Wednesday, June 13, 2012

The Perfect Word

Probably one of the most overused phrases writers hear from their editors is "Show, don't tell." I've heard it a million times. I've said it a million times. Sometimes it just makes you want to throw something across the room.

I do this lesson with my students on choosing the best word in their writing in order to improve their understanding of that trite, overused phrase. It teaches them the difference between the denotation and the connotation of a word and the powerful effect one word can have on the tone of any communication.

For example, the words smell, odor, and aroma have the same basic denotation. They mean smell (as a noun). But if someone walks into the room and says, "What is that odor?" you know he or she probably walked into 8th period, because those students just came from P.E. It reeks; somebody open a window!

If someone walks into the room and says, "What is that aroma?" you know he or she is enjoying the fragrance (oooo! Another good connotation word!). Mmmmm! Did Mrs. Johnson bring in chocolate chip cookies again?

If someone walks into the room and says, "What is that smell?" well, the meaning can only be determined by assessing the body language and voice inflection, those pesky nonverbal cues that are so difficult to capture in writing. Why? Because he or she didn't choose the word that best captured the essence of the intended meaning.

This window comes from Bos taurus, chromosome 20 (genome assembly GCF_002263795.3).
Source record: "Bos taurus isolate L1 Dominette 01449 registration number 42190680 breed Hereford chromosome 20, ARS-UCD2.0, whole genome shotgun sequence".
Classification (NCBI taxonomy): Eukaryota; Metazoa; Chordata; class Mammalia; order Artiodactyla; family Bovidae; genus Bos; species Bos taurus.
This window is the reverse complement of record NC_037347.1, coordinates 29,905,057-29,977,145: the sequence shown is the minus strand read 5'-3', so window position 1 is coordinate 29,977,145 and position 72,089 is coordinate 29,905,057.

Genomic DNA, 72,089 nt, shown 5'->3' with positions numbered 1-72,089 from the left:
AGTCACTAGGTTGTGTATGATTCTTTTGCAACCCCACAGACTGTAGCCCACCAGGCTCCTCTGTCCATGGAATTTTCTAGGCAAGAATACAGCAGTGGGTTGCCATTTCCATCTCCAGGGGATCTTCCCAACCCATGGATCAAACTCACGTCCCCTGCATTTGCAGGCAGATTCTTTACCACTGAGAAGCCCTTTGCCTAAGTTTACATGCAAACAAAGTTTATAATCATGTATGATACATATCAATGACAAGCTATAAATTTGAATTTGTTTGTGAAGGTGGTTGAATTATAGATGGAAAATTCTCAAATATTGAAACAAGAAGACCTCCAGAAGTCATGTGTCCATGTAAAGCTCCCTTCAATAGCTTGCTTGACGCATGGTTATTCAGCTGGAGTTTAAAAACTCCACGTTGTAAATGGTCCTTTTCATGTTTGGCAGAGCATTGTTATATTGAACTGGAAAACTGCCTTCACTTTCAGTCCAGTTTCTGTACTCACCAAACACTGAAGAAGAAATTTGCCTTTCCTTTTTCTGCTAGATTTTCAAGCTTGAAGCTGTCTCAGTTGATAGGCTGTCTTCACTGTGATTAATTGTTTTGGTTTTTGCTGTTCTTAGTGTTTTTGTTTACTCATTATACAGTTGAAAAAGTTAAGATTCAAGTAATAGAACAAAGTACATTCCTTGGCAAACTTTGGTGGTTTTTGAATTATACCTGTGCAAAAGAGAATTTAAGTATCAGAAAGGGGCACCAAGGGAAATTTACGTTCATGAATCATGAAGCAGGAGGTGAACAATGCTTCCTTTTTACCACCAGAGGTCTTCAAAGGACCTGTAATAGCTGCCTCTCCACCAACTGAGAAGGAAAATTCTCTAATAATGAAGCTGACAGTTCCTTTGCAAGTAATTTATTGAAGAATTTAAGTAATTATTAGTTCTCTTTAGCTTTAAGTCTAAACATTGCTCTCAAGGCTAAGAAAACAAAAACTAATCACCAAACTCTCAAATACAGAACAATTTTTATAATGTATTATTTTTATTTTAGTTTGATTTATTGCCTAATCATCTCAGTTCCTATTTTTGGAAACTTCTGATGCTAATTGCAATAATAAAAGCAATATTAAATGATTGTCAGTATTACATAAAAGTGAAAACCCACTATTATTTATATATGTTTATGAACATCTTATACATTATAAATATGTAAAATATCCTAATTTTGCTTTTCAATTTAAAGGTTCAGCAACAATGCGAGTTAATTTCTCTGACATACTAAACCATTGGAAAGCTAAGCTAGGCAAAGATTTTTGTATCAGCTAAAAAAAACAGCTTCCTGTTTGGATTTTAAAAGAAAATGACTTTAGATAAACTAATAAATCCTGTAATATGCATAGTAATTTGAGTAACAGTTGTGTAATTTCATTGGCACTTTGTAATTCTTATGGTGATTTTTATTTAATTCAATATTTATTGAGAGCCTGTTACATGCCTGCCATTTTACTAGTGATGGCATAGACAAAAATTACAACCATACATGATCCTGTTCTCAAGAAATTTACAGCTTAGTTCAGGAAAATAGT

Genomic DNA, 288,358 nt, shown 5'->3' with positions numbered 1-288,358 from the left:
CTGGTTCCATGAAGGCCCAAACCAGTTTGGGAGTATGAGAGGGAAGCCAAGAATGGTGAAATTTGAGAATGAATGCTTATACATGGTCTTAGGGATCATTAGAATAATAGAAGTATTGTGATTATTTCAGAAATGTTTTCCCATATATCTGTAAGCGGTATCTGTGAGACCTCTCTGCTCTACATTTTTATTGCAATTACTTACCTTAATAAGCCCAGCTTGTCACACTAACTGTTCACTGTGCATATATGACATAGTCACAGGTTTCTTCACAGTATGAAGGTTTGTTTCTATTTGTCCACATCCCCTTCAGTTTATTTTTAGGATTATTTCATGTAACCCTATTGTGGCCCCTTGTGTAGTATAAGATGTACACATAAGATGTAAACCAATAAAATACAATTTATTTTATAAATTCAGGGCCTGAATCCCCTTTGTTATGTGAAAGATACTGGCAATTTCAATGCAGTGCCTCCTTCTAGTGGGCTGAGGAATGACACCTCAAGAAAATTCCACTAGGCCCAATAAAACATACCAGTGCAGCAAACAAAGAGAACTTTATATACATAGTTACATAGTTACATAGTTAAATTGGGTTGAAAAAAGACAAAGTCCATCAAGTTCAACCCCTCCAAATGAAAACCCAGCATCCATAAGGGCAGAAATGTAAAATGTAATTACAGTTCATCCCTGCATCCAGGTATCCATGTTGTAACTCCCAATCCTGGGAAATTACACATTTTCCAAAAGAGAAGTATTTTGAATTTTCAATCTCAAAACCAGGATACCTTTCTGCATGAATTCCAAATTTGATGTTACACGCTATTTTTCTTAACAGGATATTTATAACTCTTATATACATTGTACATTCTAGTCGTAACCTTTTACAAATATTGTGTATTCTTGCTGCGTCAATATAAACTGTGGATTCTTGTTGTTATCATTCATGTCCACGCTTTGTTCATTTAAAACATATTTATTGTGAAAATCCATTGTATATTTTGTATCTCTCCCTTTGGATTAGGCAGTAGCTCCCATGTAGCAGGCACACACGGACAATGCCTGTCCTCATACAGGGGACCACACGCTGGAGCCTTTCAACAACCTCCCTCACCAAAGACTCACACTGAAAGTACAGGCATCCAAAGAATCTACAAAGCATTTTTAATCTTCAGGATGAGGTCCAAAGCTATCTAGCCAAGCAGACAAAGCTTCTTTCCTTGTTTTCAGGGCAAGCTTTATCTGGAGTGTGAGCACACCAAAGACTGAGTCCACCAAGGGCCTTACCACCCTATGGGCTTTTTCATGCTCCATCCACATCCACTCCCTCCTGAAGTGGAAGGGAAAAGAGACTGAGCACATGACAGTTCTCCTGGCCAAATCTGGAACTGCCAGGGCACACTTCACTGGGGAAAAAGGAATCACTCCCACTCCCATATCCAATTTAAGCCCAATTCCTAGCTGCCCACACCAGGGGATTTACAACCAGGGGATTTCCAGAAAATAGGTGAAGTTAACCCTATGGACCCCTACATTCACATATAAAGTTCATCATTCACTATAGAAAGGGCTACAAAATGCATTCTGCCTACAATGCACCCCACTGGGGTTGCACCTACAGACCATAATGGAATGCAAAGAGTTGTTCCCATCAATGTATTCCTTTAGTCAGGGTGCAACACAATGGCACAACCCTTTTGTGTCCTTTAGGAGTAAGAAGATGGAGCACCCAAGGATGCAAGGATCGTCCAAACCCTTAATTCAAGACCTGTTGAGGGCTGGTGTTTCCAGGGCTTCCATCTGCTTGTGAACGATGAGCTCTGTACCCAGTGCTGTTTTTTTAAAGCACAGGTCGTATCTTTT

As writers, it is important that we select the words we use for their connotation. They should offer the most complete picture of what we want the reader to sense.

This goes for verbs too. In fact, the use of strong verbs is one of the most important things for a writer to implement. Strong verbs create rich imagery. The man didn't just walk out the door... that captures nothing of his attitude, his physical or emotional state. SHOW how he did it. And there's no need to adverb that. Use a strong, visual verb.

The man stalked out the door.
The man sauntered out the door.
The man hobbled out the door.
The man swaggered out the door.
The man strolled out the door.
The man ambled out the door.
The man stormed out the door.
The man slipped out the door.

I could go on, but I think you get the picture. And that's really the point, isn't it?

You want your readers to "get the picture"? Show them. Don't tell.

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